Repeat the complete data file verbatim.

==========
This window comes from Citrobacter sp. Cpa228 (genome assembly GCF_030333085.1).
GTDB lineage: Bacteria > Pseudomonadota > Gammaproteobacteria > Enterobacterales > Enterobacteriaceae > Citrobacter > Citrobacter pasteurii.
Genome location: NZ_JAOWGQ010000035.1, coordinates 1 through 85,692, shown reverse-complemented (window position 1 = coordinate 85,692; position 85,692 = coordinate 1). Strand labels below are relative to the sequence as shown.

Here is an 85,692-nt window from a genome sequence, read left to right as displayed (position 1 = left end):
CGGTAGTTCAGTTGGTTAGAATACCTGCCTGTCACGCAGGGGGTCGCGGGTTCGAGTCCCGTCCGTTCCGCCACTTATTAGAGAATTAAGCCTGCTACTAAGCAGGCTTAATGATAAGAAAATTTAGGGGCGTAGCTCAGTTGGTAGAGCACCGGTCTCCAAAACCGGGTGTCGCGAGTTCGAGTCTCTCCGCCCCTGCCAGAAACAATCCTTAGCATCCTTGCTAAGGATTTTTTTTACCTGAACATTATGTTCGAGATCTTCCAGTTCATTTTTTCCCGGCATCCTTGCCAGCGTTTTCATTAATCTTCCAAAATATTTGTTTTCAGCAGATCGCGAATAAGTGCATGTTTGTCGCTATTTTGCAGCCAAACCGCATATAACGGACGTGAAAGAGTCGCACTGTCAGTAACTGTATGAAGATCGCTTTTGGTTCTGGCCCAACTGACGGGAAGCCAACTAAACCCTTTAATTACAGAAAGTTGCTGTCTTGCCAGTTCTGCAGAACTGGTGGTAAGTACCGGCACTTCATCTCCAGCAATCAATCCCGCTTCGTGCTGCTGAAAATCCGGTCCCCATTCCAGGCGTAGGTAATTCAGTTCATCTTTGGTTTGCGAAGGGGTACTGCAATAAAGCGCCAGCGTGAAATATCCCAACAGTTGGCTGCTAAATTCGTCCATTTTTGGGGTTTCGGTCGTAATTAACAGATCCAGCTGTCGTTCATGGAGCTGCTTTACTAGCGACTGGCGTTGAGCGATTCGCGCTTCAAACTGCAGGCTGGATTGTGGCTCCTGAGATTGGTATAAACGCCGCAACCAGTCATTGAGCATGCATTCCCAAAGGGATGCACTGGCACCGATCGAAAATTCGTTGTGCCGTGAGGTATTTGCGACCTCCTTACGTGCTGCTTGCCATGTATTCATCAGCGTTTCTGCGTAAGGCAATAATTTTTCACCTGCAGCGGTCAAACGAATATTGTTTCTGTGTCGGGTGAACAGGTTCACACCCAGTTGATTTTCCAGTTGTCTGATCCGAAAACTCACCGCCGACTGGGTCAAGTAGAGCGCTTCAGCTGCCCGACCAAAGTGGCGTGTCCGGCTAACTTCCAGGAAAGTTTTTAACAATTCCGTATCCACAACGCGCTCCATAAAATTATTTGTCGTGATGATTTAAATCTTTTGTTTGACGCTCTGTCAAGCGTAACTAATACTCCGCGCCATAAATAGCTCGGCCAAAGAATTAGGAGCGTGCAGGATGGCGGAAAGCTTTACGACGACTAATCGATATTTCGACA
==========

This window comes from Citrobacter sp. Cpa228 (genome assembly GCF_030333085.1).
GTDB lineage: Bacteria > Pseudomonadota > Gammaproteobacteria > Enterobacterales > Enterobacteriaceae > Citrobacter > Citrobacter pasteurii.
Genome location: NZ_JAOWGQ010000035.1, coordinates 1 through 85,692, shown reverse-complemented (window position 1 = coordinate 85,692; position 85,692 = coordinate 1). Strand labels below are relative to the sequence as shown.

Here is an 85,692-nt window from a genome sequence, read left to right as displayed (position 1 = left end):
CGGTAGTTCAGTTGGTTAGAATACCTGCCTGTCACGCAGGGGGTCGCGGGTTCGAGTCCCGTCCGTTCCGCCACTTATTAGAGAATTAAGCCTGCTACTAAGCAGGCTTAATGATAAGAAAATTTAGGGGCGTAGCTCAGTTGGTAGAGCACCGGTCTCCAAAACCGGGTGTCGCGAGTTCGAGTCTCTCCGCCCCTGCCAGAAACAATCCTTAGCATCCTTGCTAAGGATTTTTTTTACCTGAACATTATGTTCGAGATCTTCCAGTTCATTTTTTCCCGGCATCCTTGCCAGCGTTTTCATTAATCTTCCAAAATATTTGTTTTCAGCAGATCGCGAATAAGTGCATGTTTGTCGCTATTTTGCAGCCAAACCGCATATAACGGACGTGAAAGAGTCGCACTGTCAGTAACTGTATGAAGATCGCTTTTGGTTCTGGCCCAACTGACGGGAAGCCAACTAAACCCTTTAATTACAGAAAGTTGCTGTCTTGCCAGTTCTGCAGAACTGGTGGTAAGTACCGGCACTTCATCTCCAGCAATCAATCCCGCTTCGTGCTGCTGAAAATCCGGTCCCCATTCCAGGCGTAGGTAATTCAGTTCATCTTTGGTTTGCGAAGGGGTACTGCAATAAAGCGCCAGCGTGAAATATCCCAACAGTTGGCTGCTAAATTCGTCCATTTTTGGGGTTTCGGTCGTAATTAACAGATCCAGCTGTCGTTCATGGAGCTGCTTTACTAGCGACTGGCGTTGAGCGATTCGCGCTTCAAACTGCAGGCTGGATTGTGGCTCCTGAGATTGGTATAAACGCCGCAACCAGTCATTGAGCATGCATTCCCAAAGGGATGCACTGGCACCGATCGAAAATTCGTTGTGCCGTGAGGTATTTGCGACCTCCTTACGTGCTGCTTGCCATGTATTCATCAGCGTTTCTGCGTAAGGCAATAATTTTTCACCTGCAGCGGTCAAACGAATATTGTTTCTGTGTCGGGTGAACAGGTTCACACCCAGTTGATTTTCCAGTTGTCTGATCCGAAAACTCACCGCCGACTGGGTCAAGTAGAGCGCTTCAGCTGCCCGACCAAAGTGGCGTGTCCGGCTAACTTCCAGGAAAGTTTTTAACAATTCCGTATCCACAACGCGCTCCATAAAATTATTTGTCGTGATGATTTAAATCTTTTGTTTGACGCTCTGTCAAGCGTAACTAATACTCCGCGCCATAAATAGCTCGGCCAAAGAATTAGGAGCGTGCAGGATGGCGGAAAGCTTTACGACGACTAATCGATATTTCGACA